Look on Craigslist for brands like Specialized, Raleigh, Novara, Trek.  Some Schwinns are bike store bikes and the Schwinn Gremlin is a nice little aluminum bike.  We've had that, and many Specialized Hotrocks.  DS currently has his first gear bike, a 20" Novara, and DD has her first gear bike, a 24" Raleigh.   

 

If the seller is not sure what the wheel size is, tell them it is written on the sidewall.  Make sure it is aluminum and lightweight. 

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#7 of 15 Old 04-24-2012, 07:32 AM
 
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Because the frames are different, sometimes one 16" will be be huge while another may fit. I had trouble with sizing, too. Really wanted a 14" but ended up with a 16" that was too big... When it was time for the next size, I was looking for an 18" because the 20" in the stores were way too big. I found a 20" on Craigslist that had a smaller frame than the ones in the stores and it worked fine.


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#8 of 15 Old 04-24-2012, 01:19 PM - Thread Starter
 
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On the ones we tried so far, her feet and nice and flat on the ground on a 14". My partner who took her to try them said the 12"s seemed way too small, and she had to be on tiptoe to reach the ground on the 16"s.

For learning to ride a bike for the first time, if we give up on finding a 14", would you go too big or too small?
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#9 of 15 Old 04-24-2012, 05:09 PM
 
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Too small is usually better. With regard to the character stuff, most of it is stickers that you can peel off with a little effort. You can replace a seat with a plain one or stretch plain fabric over it or even cover it with duct tape. Maybe you can paint it with some kind of paint meant for vinyl. My son's bike was a girls pink bike from Craigslist so I had to peel off all the stickers before I could spray paint it and I swapped out the seat.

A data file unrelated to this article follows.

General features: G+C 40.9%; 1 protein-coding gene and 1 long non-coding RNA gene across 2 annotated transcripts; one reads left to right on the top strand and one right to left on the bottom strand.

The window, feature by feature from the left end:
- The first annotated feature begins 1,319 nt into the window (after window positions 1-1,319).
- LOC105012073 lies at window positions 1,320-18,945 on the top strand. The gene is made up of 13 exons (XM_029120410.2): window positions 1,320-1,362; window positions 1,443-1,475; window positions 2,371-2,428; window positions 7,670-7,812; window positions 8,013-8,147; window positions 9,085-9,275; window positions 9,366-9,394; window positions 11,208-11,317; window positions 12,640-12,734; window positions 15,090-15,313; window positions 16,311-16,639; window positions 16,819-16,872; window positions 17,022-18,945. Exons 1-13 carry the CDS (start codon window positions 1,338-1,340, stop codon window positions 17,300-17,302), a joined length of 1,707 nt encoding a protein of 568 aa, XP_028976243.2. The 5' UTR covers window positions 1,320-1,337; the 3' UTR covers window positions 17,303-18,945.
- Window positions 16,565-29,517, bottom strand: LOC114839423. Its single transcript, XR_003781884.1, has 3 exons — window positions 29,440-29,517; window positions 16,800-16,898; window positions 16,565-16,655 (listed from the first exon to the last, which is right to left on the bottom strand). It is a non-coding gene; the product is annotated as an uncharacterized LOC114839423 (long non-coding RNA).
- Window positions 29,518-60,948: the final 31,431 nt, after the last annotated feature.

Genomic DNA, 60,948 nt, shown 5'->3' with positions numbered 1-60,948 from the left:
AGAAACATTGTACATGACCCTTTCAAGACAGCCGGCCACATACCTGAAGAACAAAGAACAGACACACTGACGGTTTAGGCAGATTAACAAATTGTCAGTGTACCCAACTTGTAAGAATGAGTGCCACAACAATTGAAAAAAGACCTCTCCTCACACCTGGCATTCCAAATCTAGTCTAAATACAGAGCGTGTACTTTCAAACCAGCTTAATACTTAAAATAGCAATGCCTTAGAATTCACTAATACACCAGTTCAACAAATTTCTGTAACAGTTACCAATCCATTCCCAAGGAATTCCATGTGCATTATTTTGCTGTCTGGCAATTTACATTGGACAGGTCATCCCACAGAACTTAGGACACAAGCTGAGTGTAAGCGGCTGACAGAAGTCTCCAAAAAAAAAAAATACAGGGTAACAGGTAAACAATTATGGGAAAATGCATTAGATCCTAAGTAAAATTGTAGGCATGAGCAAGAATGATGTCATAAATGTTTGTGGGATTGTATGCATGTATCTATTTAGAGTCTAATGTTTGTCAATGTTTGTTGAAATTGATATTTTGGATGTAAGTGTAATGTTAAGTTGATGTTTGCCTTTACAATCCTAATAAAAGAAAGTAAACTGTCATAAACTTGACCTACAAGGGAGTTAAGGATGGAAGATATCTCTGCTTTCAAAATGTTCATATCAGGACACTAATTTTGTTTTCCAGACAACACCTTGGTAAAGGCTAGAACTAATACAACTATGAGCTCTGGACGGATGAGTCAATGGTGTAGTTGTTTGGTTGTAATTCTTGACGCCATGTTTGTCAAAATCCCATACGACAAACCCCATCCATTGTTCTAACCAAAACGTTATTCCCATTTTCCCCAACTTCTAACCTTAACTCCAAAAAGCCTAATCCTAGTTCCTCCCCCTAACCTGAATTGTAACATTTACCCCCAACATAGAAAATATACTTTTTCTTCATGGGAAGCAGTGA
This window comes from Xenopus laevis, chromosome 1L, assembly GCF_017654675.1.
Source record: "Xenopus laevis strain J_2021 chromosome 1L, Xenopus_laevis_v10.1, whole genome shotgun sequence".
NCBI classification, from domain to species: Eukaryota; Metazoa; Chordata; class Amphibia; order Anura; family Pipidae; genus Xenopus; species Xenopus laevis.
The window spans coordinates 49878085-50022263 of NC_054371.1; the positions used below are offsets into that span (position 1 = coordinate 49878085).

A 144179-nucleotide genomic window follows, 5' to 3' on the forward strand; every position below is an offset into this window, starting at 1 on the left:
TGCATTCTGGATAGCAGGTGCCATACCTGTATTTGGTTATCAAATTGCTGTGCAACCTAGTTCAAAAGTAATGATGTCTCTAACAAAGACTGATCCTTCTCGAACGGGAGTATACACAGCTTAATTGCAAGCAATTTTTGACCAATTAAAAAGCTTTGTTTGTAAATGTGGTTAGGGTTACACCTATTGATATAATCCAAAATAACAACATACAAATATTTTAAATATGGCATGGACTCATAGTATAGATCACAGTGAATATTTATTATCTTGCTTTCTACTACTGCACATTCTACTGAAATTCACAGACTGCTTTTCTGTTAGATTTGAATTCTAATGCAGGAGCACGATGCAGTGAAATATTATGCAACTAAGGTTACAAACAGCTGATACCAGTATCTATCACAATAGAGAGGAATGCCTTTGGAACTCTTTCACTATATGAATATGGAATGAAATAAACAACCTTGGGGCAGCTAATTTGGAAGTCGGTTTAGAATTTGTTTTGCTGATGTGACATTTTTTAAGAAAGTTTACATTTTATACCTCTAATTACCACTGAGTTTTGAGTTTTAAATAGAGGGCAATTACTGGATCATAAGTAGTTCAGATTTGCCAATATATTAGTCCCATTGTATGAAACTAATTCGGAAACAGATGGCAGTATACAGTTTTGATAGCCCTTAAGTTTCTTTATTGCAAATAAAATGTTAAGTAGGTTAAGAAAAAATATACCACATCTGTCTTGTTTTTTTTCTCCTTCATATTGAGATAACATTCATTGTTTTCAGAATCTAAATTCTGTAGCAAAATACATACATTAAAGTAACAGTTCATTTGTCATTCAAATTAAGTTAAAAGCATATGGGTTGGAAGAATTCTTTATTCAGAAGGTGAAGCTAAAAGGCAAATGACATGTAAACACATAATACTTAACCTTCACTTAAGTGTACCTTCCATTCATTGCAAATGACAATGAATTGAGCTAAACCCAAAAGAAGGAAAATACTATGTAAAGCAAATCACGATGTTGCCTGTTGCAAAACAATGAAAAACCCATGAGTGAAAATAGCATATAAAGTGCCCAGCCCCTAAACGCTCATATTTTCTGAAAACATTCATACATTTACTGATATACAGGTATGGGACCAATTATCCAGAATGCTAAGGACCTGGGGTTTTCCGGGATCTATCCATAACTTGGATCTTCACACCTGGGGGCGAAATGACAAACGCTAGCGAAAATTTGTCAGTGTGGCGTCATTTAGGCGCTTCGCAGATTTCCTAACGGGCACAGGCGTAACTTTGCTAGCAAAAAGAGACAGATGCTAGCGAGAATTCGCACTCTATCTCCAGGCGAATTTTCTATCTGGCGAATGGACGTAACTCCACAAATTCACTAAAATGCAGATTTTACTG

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#10 of 15 Old 04-27-2012, 04:29 AM
 
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If a 16" is too big then put her in a nice aluminum 12".  Seriously, they can go from a 12" with the seat way up to a 16" with the seat down. 

 

A steel 14" (which is what you will find in that size) weighs about 25 pounds.

 

A Specialized Hotrock 16" weighs about 20 pounds.

 

A Hotrock 12" weighs about 16 pounds.

 

This is a big deal when they are learning to control the bike.

 

You can get good quality lightweight 14" wheel bikes abroad.

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#11 of 15 Old 05-07-2012, 01:32 PM
 
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I'd second bigpokey on the 14". Also 16" are not all the same size. Somehow some are smaller than others. The Hotrock is one of those smaller ones with a low frame. Also consider that you will get better resale value on a quality aluminium bike as  opposed to the steel junk.